sufficient supervisiory authority, as defined in 26 M.R.S.A.   966(1), over the Patrol
Officers that the Sergeants should be excluded from a bargaiing unit conisting of the
Patrol Officers.

	Unlike the National Labor Relations Act, the Municipal Public Employees Labor
Relations Law ("MPELRL") grants supervisors collective bargaining rights and permits 
the inclusion of supervisors in bargainingt units of subordinate employees in certian

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circumstances.  In Penobscot Valley Hospital and Maine Federation of Nurses and 
Health Care Professionals, No. 85-A-01, slip op. at 8 (MLRB Feb. 6, 1985), the Board 

	Section 966(1) does not require the exclusion of supervisory employees
	from bargaining units composed of the employees whom they supervise
	but relegates the decision of the superisory employee's unit status to the 
	sound discretion of the hearing examiner.  MSAD No. 14 and East Grand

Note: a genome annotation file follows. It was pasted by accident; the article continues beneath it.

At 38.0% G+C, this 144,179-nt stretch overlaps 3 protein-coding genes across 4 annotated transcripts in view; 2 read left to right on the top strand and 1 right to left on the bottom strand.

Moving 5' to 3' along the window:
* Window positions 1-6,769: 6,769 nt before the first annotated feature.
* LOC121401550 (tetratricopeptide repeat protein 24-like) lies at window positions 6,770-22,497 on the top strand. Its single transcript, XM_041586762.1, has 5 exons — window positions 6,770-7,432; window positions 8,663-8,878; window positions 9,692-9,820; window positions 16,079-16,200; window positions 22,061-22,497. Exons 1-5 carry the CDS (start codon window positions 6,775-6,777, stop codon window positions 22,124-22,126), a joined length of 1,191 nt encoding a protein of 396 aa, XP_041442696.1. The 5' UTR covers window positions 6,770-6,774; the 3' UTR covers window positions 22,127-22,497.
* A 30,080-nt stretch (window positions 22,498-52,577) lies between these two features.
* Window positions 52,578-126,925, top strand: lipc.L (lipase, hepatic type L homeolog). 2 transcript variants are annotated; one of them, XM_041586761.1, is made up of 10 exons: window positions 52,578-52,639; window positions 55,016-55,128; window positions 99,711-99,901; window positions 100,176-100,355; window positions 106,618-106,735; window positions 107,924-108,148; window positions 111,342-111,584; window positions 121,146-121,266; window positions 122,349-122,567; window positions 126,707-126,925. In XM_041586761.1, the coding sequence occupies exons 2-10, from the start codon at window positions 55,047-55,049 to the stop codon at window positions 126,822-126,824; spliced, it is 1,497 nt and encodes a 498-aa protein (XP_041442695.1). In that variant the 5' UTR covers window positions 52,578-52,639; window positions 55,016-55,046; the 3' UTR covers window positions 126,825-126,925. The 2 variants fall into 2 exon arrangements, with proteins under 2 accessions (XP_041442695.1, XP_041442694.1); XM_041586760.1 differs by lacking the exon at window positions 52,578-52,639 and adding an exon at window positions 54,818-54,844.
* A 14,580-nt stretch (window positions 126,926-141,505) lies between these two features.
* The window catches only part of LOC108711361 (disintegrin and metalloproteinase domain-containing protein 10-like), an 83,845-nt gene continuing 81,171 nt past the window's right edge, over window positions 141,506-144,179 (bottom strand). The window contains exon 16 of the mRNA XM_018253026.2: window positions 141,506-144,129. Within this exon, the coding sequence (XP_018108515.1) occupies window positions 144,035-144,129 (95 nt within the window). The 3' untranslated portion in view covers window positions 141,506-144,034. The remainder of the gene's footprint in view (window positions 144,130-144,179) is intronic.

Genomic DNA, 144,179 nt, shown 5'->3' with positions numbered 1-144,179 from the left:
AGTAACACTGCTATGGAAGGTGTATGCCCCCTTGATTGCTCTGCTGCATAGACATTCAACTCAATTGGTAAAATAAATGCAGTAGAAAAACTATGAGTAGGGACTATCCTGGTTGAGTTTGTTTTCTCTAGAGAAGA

Teachers Association, MLRB No.83-A-09, at 12 (Aug. 24, 1983).  Except
	in instances where the resulting one- or two-member supervisory unit 
	would contravene our policy of discouraging the proliferation, through
	fragmentation, of small bargaining units, we have approved the creation of
	such separate supervisory units. . . .  The purpose of creating separate 
	supervisory employee bargaining units is to minimize potential conflicts of
	interest within bargaining units, between supervisors and their subordinate
	employees, as well as to lessen conflicts of loyalty for supervisors
	between duty to their employer and allegiance to fellow unit employees. 

Section 966(1) gives guidance to the hearing examiner in identifying situations where
conflicting interests and loyalties may arise.  The relevant portion of   966(1) states:

	In determining whether a supervisory position should be excluded from
	the proposed bargaining unit, the executive director or his designee shall
	consider, among other criteria, if the principal functions of the position are
	characterized by performing such management control duties as
	scheculing, assigning or overseeing and reviewing the work of
	subordinate employees, or performing such duties as are distinct and
	dissimilar from those performed by the employees supervised, or
	exercising judgment in adjusting grievances, applying other established